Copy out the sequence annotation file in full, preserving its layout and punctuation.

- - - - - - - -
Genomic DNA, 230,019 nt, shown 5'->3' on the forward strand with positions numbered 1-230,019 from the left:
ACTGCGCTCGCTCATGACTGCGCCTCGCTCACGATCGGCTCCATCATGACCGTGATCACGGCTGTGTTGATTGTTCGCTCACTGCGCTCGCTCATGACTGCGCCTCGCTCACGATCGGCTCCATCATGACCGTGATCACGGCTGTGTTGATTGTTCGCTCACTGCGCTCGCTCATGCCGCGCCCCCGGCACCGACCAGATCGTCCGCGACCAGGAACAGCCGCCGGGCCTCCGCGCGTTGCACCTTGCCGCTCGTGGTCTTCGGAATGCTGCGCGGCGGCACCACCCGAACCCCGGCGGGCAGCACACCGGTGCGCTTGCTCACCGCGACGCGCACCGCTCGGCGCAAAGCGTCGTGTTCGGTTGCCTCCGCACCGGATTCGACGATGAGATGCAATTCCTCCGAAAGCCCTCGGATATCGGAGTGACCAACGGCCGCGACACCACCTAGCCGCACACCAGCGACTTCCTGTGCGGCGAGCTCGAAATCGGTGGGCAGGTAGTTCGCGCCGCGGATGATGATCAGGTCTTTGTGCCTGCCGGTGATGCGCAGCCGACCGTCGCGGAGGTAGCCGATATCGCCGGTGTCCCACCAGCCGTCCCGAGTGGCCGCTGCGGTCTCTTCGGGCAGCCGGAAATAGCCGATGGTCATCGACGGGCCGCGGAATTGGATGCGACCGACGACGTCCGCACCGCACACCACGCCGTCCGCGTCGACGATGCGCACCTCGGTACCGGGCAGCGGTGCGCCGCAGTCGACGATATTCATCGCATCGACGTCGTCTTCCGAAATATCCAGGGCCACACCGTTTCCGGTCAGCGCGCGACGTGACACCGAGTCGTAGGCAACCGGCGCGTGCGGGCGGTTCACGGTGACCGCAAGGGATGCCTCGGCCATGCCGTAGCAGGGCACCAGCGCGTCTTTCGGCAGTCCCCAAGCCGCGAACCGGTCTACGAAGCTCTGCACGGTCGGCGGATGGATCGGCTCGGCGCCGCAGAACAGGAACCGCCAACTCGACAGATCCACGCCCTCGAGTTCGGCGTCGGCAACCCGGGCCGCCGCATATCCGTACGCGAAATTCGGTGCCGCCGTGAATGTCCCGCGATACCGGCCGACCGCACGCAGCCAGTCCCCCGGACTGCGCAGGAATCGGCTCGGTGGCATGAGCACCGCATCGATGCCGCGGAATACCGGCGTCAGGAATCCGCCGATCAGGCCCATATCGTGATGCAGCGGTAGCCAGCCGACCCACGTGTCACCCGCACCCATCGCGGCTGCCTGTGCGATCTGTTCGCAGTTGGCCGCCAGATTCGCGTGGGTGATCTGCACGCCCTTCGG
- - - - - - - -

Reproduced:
Genomic DNA, 230,019 nt, shown 5'->3' on the forward strand with positions numbered 1-230,019 from the left:
ACTGCGCTCGCTCATGACTGCGCCTCGCTCACGATCGGCTCCATCATGACCGTGATCACGGCTGTGTTGATTGTTCGCTCACTGCGCTCGCTCATGACTGCGCCTCGCTCACGATCGGCTCCATCATGACCGTGATCACGGCTGTGTTGATTGTTCGCTCACTGCGCTCGCTCATGCCGCGCCCCCGGCACCGACCAGATCGTCCGCGACCAGGAACAGCCGCCGGGCCTCCGCGCGTTGCACCTTGCCGCTCGTGGTCTTCGGAATGCTGCGCGGCGGCACCACCCGAACCCCGGCGGGCAGCACACCGGTGCGCTTGCTCACCGCGACGCGCACCGCTCGGCGCAAAGCGTCGTGTTCGGTTGCCTCCGCACCGGATTCGACGATGAGATGCAATTCCTCCGAAAGCCCTCGGATATCGGAGTGACCAACGGCCGCGACACCACCTAGCCGCACACCAGCGACTTCCTGTGCGGCGAGCTCGAAATCGGTGGGCAGGTAGTTCGCGCCGCGGATGATGATCAGGTCTTTGTGCCTGCCGGTGATGCGCAGCCGACCGTCGCGGAGGTAGCCGATATCGCCGGTGTCCCACCAGCCGTCCCGAGTGGCCGCTGCGGTCTCTTCGGGCAGCCGGAAATAGCCGATGGTCATCGACGGGCCGCGGAATTGGATGCGACCGACGACGTCCGCACCGCACACCACGCCGTCCGCGTCGACGATGCGCACCTCGGTACCGGGCAGCGGTGCGCCGCAGTCGACGATATTCATCGCATCGACGTCGTCTTCCGAAATATCCAGGGCCACACCGTTTCCGGTCAGCGCGCGACGTGACACCGAGTCGTAGGCAACCGGCGCGTGCGGGCGGTTCACGGTGACCGCAAGGGATGCCTCGGCCATGCCGTAGCAGGGCACCAGCGCGTCTTTCGGCAGTCCCCAAGCCGCGAACCGGTCTACGAAGCTCTGCACGGTCGGCGGATGGATCGGCTCGGCGCCGCAGAACAGGAACCGCCAACTCGACAGATCCACGCCCTCGAGTTCGGCGTCGGCAACCCGGGCCGCCGCATATCCGTACGCGAAATTCGGTGCCGCCGTGAATGTCCCGCGATACCGGCCGACCGCACGCAGCCAGTCCCCCGGACTGCGCAGGAATCGGCTCGGTGGCATGAGCACCGCATCGATGCCGCGGAATACCGGCGTCAGGAATCCGCCGATCAGGCCCATATCGTGATGCAGCGGTAGCCAGCCGACCCACGTGTCACCCGCACCCATCGCGGCTGCCTGTGCGATCTGTTCGCAGTTGGCCGCCAGATTCGCGTGGGTGATCTGCACGCCCTTCGG